• PeachNCream - Monday, May 6, 2019 - link

    I do agree that DVI is a dead animal. DisplayPort is following suit though as the industry settles into HDMI so I think that's where we'll end up in a few years. Reply
  • Korguz - Monday, May 6, 2019 - link

    timecop1818 and PeachNCream ...
    you 2 are complaining about DVI being on a video card in 2019, and saying its a dead animal ?? what about putting VGA ports on a NEW monitor in 2019 ? when was the last time a vga port was on a new video card ??? IMO.. DVI is a lot more useful then VGA, and instead of VGA on a monitor.. add another hdmi, or display port... along with a single DVI port. timecop1818 vga has been dead for longer... and FYI.. all my monitors have DVI, and are in use :-) if the last monitor you saw was a 4:3 lenovo.. then you havent bought a new one.. or havent looked at a new monitor for a while...
  • Xyler94 - Thursday, May 9, 2019 - link

    to be fair on the VGA front, you'd be very hard pressed to find a server with anything but a VGA port.

    Only consumer/gaming products aren't using VGA.
  • Calista - Monday, May 13, 2019 - link

    DVI is far more common than DP. Far more common than HDMI on monitors. Besides, if looking at the offerings from Zotac and other they often have very similar cards with different output options. So you're free to pick the one you like. Reply
  • Znaak - Monday, May 6, 2019 - link

    There have been premium GTX 1650's announced with prices higher than stock RX580's!

    Sure the AMD card uses a lot of power, but performance wise it trounces the nVidia card.

    System builders will like this card simply for being fully slot powered, everyone consumer building a system is better of going for AMD. Better performace, better price and if you get the 8GB version more future proof for even low end gaming.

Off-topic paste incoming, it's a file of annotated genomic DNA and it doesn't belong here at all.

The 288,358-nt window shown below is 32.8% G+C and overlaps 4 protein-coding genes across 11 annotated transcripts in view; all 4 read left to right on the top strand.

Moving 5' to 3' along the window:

• sonny73n - Monday, May 6, 2019 - link

    Every time there a review of Nvidia gpu, AMD fans came crawling out of the woodwork. Just to set the record straight - I’m not an Nvidia fan nor AMD fan. While I agree with all of the commenters here about Nvidia pricing that this card should be around $120, I do not agree with most people’s perceptions of performance. You can talk about performance per dollar all day long but people like me sees efficiency as better in a whole. I don’t have this card or the RX 560 to compare but I do have a Zotac GTX 1060 GDDR5X 6GB (5 stars ratings) bought for $200 from Newegg last month and I have access to RX 590 8GB which is currently priced at $220 (the cheapest). I was going for the 590 but there were several reasons that held me back. First, all the cheap 590s (less than $250) had terrible reviews (mostly 3 out of 5 stars). Second, I don’t want a loud foot heater. Last but not least, I define performance based on efficiency. The RX 590 uses almost twice the power of the GTX 1060 but only is 17% faster. How can you call that a better performance? Obviously, AMD haven’t got their acts together. They need to come up with a better chip architecture and revamp everything. I had hopes for them but they fell me every time. Words from Lisa’s mouth are cheap. Until AMD can actually deliver, Nvidia will keep selling their gpus at whatever price they want. Reply
  • silverblue - Tuesday, May 7, 2019 - link

    I'm running The Division 2 on a marginally under-volted Nitro+ 590, and with a mixture of Ultra and some High settings at 1080p with a manually imposed frame cap of 75, I'm getting 60-75fps for a power consumption figure of 130-160W. The card is audible, but barely.

    It's just the one title, but I really doubt that the 1060 can deliver anywhere close to that level of performance, and certainly not at about half the power.